The Mayo Clinic website should be helpful, right? “The most profound weight gain in a woman’s life tends to happen during the years leading up to menopause (perimenopause). Weight gain after menopause isn’t inevitable, however. You can reverse course by paying attention to healthy eating habits and leading an active lifestyle … Successful weight loss at any stage of life requires permanent changes in diet and exercise habits. Take a brisk walk every day. Try a yoga class. Trade cookies for fresh fruit. Share restaurant meals with a friend.”
I’m sure it’s rude to roll my eyes at the Mayo Clinic. These suggestions may work for someone who has effortlessly maintained a healthy weight her entire life and is only now gaining at menopause. But if you’re already doing these things in spades, what then Dr. Mayo Clinic?
I’ve consulted doctors and a nutritionist. They’ve checked my thyroid (it’s fine) and my metabolism (painfully slow), and they offered a diagnosis: “Yeah, you’re 47.” With my genetic and ethnic background I should either look like the black-clad bubbes in the shtetl or Benny Hill in drag. I suppose that anything slimmer than that is a victory.
Eating much less is not possible, especially if I want to avoid debilitating blood sugar crashes. Exercising more than an hour a day, six days a week is also not an option, unless someone starts paying me to do so. So I stick to Weight Watchers and then some. I pare away carbs, tearfully refuse bread, up my protein, skeptically consider more healthy fats. I eat less some weeks, more some other weeks. I take my vitamins and drink my water. I exercise daily: weightlifting, spin classes, cardio intervals, pilates, Tabata (which is Japanese for the longest 20 seconds of your life). I walk instead of driving whenever I can. I take the stairs.
I have become afraid of food. I dread going to parties knowing that unless I eat nothing, I will eat too much. I avoid entire restaurant varieties because there are too many temptations. I can guess the Weight Watchers point values of anything. I’m also furious. I’m following all of the rules; I’m doing everything right. This should work.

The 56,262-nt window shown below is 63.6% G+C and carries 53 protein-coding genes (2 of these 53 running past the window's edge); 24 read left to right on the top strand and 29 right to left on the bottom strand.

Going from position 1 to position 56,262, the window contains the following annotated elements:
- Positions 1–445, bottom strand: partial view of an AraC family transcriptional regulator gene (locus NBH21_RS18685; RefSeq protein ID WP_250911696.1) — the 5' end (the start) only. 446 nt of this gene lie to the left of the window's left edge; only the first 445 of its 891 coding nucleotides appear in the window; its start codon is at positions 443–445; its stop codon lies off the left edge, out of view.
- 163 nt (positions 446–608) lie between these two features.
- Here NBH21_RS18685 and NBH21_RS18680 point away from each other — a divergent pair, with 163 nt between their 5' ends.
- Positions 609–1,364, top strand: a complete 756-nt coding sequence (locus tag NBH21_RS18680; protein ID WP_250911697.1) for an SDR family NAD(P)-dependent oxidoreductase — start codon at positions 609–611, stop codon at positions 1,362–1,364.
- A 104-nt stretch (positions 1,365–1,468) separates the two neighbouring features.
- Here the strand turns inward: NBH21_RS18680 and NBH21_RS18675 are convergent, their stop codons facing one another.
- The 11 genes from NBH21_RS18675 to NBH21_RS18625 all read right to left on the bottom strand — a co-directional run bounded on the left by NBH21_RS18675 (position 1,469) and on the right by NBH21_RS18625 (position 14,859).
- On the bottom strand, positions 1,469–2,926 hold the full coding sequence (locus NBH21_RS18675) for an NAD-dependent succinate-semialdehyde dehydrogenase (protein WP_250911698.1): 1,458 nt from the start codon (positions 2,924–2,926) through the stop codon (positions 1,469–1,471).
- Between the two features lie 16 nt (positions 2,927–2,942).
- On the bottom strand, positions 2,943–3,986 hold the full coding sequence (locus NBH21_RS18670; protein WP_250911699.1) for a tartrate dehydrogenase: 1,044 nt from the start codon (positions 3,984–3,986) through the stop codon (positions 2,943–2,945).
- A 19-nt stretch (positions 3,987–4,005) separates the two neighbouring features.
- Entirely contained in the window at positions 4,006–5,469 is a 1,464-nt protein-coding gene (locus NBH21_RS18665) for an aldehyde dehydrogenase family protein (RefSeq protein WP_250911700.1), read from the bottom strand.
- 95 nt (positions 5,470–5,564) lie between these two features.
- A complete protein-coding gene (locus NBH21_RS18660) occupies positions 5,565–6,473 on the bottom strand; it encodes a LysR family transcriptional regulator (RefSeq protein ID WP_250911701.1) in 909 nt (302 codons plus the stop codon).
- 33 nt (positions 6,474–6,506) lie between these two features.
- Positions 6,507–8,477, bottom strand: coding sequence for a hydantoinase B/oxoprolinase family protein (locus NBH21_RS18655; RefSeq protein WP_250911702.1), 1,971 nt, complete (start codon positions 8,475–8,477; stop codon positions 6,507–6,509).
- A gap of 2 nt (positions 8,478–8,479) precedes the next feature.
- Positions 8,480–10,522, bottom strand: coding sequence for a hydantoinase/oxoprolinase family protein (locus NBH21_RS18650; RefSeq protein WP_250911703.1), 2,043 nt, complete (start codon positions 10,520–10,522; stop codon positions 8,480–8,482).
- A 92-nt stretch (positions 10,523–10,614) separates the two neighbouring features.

I may never be the person who accepts and loves her body, no matter its shape. The neural pathways are too well worn and society’s message too deeply ingrained. However, I can try to learn to live with it. Slowly, with fits and starts, that is exactly what I’m doing.
Meanwhile, back at the gym, as I continue the bicep curls and throw in a few extra squats, I listen to Pink blasting from the speakers: “Why do I do that, why do I do that,” in the extended dance mix of her song “Perfect.” It’s a good question: If I won’t lose weight, why do I keep going to these classes and throwing in those extra squats?
I go so that I can be healthy no matter my weight, and so that in 20 years I will be as strong as the 70-year-olds in my class. I go so that I can impress my teenager with the definition of my biceps and deltoids. I go because it is an excellent antidepressant, it helps me sleep better, and it gives me the energy I need to keep up with my life. And let’s be honest, I keep going in part because there’s a crazy lady inside of me who will never give up hope that she’ll see 150 again.